Take The Phoenician in Scottsdale for instance. I’ve visited several times and it’s high on my list of resorts I hope to stay at some day, but so far all I’ve done is have drinks on the patio. However, my enthusiasm for the place has netted them a large number of guests, because when I run into anybody who tells me they’re going to Arizona, I tell them to stay at The Phoenician. The reason I’m telling you this, is because I want you to know that I’ve visited many resorts over the years to sample rather than stay and never have I had as bad an experience as I had at Atlantis.
In the beginning, I thought we might go on one of the shore excursions to Atlantis offered by NCL, but the excursions were focused on swimming with the dolphins and playing in the water park. That wasn’t my primary interest. I wanted to look around and visit the Aquarium. I found several online posts that indicated that it was easy to get to the island and see attractions at the resort. It was easy to get to Paradise Island, but seeing the resort was a whole ‘nother thing.
Lost on Paradise Island
After a bit of shopping in Nassau proper, we grabbed a cab outside the Straw Market and within minutes, our cabbie was letting us out in front of the resort. We strolled into the nearest door and started gaping in awe at the gorgeous decor. Now at least some part of the blame for our frustrations at Atlantis have to be blamed on the taxi driver. He didn’t exactly chose the primary entrance to drop us off, but I have to shoulder some of the blame also. I’d dreamed up this expedition and let myself get distracted by all the pretty stuff and didn’t get us going in the right direction. After Bill took a few pictures of me by the dolphin statues, Deb headed off to the right and I followed.
Now there wasn’t really anything wrong with heading to the right, because we saw some extraordinary stuff by wandering down that way, but we were also heading in the direction of Ms. Rude. Perhaps if I’d have been paying attention, rather than being photographed, I would have sent us in the other direction. But then again, maybe not.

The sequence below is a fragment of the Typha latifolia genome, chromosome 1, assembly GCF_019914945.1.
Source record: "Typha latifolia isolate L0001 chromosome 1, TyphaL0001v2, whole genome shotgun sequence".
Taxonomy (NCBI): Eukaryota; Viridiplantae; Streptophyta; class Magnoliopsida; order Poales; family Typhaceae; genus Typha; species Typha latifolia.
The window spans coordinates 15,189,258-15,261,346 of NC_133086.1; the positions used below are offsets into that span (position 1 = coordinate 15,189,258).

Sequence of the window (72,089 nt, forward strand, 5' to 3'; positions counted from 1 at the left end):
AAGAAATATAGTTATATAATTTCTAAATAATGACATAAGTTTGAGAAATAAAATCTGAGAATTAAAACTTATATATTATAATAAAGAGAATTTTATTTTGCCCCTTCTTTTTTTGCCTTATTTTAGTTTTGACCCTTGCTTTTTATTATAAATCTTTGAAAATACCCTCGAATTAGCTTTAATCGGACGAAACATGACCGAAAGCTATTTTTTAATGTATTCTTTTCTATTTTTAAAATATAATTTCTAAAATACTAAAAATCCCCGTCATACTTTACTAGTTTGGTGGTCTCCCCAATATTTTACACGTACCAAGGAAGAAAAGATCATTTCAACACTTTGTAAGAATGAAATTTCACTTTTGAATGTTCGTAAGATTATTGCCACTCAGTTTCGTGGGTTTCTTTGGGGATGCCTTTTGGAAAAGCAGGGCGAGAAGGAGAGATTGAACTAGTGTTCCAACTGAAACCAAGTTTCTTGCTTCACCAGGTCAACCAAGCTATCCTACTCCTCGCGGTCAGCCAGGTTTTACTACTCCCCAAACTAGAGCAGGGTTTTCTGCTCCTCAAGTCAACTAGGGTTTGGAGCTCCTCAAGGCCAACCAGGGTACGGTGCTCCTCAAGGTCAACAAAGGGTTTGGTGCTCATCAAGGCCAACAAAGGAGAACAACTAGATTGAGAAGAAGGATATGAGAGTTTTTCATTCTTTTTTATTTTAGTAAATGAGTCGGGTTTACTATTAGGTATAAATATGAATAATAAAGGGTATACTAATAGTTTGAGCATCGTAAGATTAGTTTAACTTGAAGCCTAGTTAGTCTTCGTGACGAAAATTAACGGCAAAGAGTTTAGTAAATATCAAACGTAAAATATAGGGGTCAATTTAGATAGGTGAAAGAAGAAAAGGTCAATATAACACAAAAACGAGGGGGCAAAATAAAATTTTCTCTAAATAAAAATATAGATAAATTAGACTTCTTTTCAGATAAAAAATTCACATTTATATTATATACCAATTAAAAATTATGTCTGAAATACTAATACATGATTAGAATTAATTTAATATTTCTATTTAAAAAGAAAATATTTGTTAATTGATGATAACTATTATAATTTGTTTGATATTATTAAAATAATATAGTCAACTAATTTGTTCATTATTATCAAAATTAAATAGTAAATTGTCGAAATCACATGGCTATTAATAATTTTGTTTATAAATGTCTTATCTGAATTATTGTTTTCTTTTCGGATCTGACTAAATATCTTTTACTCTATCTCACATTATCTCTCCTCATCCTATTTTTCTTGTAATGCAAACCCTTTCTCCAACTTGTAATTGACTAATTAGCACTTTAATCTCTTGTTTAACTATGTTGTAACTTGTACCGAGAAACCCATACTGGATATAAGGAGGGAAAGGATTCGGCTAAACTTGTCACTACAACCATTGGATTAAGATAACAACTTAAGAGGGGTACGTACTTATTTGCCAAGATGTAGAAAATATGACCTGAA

As it was, the further we went, the more we realized how alone we were. Certainly there was more activity someplace else. We made a turn that took us to a busier section of the resort. We saw a door that led outside and made a beeline for it. Before we were able to get very far, a security guard pointed us back inside and told us to see the concierge. We found the concierge, who pointed us further down the counter and each time we started to explain what we wanted, we were directed further down the counter to another person, until we reached Ms. Rude.
I won’t bother you with the details of the conversation, but the bottom line was, “Either pay us $40 per person or go home,” and the message was delivered with the distinct implication that we should go home. After all the money Atlantis spends trying to get you to their resort, this was pretty sad.
Now, I’d be the first to admit that they’re probably inundated every day with cruise ship idiots that want to freeload on their beach and I don’t blame them for protecting themselves from said freeloaders, but they shouldn’t throw the baby out with the bathwater. We weren’t necessarily interested in paying $120 for the privilege of walking by their pool, but given the opportunity to eat in a decent restaurant, we might have dropped even more than that. What blew me away was the rude way that the woman delivered her message. We were earnestly trying to patronize the place. We just didn’t want to hang out on the beach and didn’t feel like we should have to pay for something we didn’t want.
In the end, she whipped out a map and showed me all the places we couldn’t go. It appeared we might as well go back to the ship, but talking among ourselves, we decided to get another opinion. In another part of the facility we found that we could actually go to the casino, something Ms. Rude had indicated we couldn’t do. This message was delivered with slightly less angst than Ms. Rude showered upon us, but only slightly less.